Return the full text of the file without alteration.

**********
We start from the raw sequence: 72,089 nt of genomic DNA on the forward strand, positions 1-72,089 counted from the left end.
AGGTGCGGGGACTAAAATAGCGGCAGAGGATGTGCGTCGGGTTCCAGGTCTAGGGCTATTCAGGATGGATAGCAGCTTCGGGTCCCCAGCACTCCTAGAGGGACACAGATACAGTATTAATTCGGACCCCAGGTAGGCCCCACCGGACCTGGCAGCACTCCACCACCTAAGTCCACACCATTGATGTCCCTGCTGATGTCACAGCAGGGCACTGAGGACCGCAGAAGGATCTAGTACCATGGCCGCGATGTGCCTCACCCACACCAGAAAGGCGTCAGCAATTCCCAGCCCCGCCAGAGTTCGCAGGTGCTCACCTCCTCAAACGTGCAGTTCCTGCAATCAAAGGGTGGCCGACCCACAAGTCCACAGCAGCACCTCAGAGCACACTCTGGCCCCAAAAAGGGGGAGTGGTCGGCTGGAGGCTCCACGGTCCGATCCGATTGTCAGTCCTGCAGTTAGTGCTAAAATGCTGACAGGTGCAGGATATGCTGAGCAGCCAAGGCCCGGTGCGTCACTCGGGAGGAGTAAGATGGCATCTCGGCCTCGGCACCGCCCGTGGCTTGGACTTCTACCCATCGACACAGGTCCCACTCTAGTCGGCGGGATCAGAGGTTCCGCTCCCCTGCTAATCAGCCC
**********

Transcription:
We start from the raw sequence: 72,089 nt of genomic DNA on the forward strand, positions 1-72,089 counted from the left end.
AGGTGCGGGGACTAAAATAGCGGCAGAGGATGTGCGTCGGGTTCCAGGTCTAGGGCTATTCAGGATGGATAGCAGCTTCGGGTCCCCAGCACTCCTAGAGGGACACAGATACAGTATTAATTCGGACCCCAGGTAGGCCCCACCGGACCTGGCAGCACTCCACCACCTAAGTCCACACCATTGATGTCCCTGCTGATGTCACAGCAGGGCACTGAGGACCGCAGAAGGATCTAGTACCATGGCCGCGATGTGCCTCACCCACACCAGAAAGGCGTCAGCAATTCCCAGCCCCGCCAGAGTTCGCAGGTGCTCACCTCCTCAAACGTGCAGTTCCTGCAATCAAAGGGTGGCCGACCCACAAGTCCACAGCAGCACCTCAGAGCACACTCTGGCCCCAAAAAGGGGGAGTGGTCGGCTGGAGGCTCCACGGTCCGATCCGATTGTCAGTCCTGCAGTTAGTGCTAAAATGCTGACAGGTGCAGGATATGCTGAGCAGCCAAGGCCCGGTGCGTCACTCGGGAGGAGTAAGATGGCATCTCGGCCTCGGCACCGCCCGTGGCTTGGACTTCTACCCATCGACACAGGTCCCACTCTAGTCGGCGGGATCAGAGGTTCCGCTCCCCTGCTAATCAGCCC